Despite a commonly held view that evolution moves ever onwards and upwards, there are, scattered around the globe, living survivors that tell the story of ancient worlds. Many of these organisms have come through global crises that reorganised the entire biosphere through mass extinction: several of them have outlived both trilobites and dinosaurs. I spent several years visiting these messengers from the past in their natural habitats, to find out if there was some common factor in their longevity, or whether they were simply lucky. The journey took me to Yellowstone Park, remote mountains in China - and, not surprisingly, several places in Australia. In my talk I shall describe the lives of these survivors, and explore the threats they now face to their continued existence. We need to conserve what Charles Darwin termed “living fossils” for future generations.
Advanced Bioinformatics for Early Career Researches, November 10-14, 2014.
Workshop - Computational Macroevolution: analysis and visualisation of complex dynamics on phylogenetic trees.Hosted by ACAD and sponsored by the Environment Institute, this 1 day free workshop is presented by Dan Rabosky from the University of Michigan. The workshop will provide theoretical background and a hands-on practicum in new methods for quantifying complex mixtures of macroevolutionary rate dynamics on phylogenetic trees.
The Royal Society of South Australia Seminar
The next public seminar will be held on Thursday, September 11th. The speakers will present the fascinating life of Norman Tindale who, as an anthropologist and entomologist, recorded a large number of genealogies of Aboriginal people during the 1920s and 1930s. His vast ethnographic collection, housed at the South Australian Museum, culminated in the 1974 map of ‘Aboriginal tribes of Australia, their terrain, environmental controls, distribution, limits and proper names’.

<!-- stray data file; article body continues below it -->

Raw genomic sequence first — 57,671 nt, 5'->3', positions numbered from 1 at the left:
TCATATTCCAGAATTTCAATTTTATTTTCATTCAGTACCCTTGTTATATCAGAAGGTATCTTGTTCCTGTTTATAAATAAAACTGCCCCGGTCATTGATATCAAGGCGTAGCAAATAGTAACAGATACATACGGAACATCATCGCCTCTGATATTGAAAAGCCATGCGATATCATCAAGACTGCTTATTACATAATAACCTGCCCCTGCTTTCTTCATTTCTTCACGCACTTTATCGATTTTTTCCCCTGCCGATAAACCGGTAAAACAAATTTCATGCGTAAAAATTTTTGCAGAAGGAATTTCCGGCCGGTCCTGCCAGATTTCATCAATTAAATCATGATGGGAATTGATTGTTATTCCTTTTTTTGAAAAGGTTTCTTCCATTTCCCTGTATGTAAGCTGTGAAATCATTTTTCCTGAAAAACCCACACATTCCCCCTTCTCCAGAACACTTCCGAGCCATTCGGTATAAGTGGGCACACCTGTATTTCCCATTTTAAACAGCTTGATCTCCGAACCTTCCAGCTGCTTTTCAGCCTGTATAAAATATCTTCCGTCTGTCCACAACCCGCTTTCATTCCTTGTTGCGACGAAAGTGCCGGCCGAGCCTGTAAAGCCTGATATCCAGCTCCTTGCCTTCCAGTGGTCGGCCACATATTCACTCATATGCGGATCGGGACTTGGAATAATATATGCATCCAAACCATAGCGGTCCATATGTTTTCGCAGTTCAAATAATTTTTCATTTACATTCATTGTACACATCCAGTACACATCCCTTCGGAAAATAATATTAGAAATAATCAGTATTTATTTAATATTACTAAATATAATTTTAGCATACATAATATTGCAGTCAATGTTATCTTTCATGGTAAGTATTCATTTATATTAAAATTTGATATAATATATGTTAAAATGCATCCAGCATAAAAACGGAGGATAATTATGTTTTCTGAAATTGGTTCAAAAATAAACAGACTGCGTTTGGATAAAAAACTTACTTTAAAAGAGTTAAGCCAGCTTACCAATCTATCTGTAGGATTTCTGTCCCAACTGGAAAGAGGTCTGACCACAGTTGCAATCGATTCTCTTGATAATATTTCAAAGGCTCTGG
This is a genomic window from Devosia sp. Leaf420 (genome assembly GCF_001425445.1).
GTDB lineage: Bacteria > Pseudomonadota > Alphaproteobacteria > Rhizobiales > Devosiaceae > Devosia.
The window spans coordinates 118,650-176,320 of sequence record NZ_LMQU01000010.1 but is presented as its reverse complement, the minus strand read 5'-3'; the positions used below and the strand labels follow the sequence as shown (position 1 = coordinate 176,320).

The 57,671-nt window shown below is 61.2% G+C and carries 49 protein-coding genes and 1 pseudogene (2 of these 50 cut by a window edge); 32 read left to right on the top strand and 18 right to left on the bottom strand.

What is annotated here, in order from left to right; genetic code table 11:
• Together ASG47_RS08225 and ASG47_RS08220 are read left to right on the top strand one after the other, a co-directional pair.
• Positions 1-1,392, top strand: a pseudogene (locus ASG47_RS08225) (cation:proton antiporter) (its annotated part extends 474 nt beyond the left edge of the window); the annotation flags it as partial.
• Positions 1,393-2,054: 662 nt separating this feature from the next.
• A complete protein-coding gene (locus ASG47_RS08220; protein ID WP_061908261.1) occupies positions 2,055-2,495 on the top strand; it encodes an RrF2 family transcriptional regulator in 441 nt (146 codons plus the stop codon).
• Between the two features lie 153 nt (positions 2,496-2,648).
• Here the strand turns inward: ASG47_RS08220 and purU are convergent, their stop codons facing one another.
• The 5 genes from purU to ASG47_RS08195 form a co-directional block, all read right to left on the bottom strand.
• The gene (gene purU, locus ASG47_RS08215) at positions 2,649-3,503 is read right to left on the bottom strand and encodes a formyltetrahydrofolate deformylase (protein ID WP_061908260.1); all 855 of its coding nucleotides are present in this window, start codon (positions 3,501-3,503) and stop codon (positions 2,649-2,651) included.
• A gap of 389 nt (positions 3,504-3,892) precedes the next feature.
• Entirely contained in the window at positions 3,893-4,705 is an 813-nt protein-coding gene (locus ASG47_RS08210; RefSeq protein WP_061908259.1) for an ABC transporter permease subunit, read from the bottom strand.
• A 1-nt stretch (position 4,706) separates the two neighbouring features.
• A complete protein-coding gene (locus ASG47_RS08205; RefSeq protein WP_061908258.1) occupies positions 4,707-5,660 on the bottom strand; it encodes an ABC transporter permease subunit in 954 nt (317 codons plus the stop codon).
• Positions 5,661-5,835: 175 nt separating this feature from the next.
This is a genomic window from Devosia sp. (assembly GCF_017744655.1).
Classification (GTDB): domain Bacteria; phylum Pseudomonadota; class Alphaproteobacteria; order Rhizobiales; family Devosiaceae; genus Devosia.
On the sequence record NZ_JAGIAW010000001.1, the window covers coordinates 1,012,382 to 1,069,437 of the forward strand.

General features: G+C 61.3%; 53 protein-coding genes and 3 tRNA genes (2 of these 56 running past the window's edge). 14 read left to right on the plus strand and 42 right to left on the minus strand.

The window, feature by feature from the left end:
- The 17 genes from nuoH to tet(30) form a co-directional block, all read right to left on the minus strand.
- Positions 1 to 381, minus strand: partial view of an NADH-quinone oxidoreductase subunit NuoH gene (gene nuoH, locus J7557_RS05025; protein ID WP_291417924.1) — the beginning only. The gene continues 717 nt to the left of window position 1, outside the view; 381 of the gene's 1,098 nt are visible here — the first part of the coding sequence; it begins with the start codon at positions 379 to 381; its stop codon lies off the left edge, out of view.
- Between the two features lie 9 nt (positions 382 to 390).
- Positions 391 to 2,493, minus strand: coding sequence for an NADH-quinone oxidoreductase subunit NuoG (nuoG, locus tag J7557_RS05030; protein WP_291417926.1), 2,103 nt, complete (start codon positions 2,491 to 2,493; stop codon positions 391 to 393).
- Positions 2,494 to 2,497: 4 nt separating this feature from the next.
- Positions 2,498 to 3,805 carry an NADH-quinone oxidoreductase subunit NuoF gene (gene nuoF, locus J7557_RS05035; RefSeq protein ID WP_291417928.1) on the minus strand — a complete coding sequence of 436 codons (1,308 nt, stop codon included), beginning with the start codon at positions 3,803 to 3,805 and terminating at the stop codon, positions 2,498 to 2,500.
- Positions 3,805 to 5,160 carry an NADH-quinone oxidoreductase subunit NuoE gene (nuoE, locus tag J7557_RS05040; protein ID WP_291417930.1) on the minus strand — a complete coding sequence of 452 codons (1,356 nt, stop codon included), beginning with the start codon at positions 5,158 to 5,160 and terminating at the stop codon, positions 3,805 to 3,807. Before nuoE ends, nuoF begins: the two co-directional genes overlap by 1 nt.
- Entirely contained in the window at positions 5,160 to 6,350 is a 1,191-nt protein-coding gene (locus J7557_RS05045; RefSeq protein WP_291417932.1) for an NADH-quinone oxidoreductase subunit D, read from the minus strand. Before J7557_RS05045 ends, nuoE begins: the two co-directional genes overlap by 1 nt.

Work on StalictitesDr Silivia Frisia
University of Newcastle
|19th December 13||
Title TBAVanessa Hayes
Head, Human Comparative & Prostate Cancer Genomics
The Kinghorn Cancer Centre, NSW
Meeting the BEASTJoseph Heled (developer of *BEAST), and
New algorithms for phylogeographyby Stephane Guindon (developer of PhyML and FitModel)
from the University of Auckland, New Zealand
What we know about the BovidaeColin Groves
Australian National University
Update on molecular rates and implications for estimation of evolutionary timescales.
Simon Ho and PhD Candidates: Martyna Molak, Sebastian Duchene and Fangzhi Jia, of the Molecular Ecology, Evolution & Phylogenetics lab at the University of Sydney.
Solving challenging DNA casework with SNPs and InDels: forensic apllication of biallelic markers
Applying ancestry informative SNPs to aid identification in major criminal investigationCarla Santos
Forensics Genetics Unit, University of Santiago de Compostela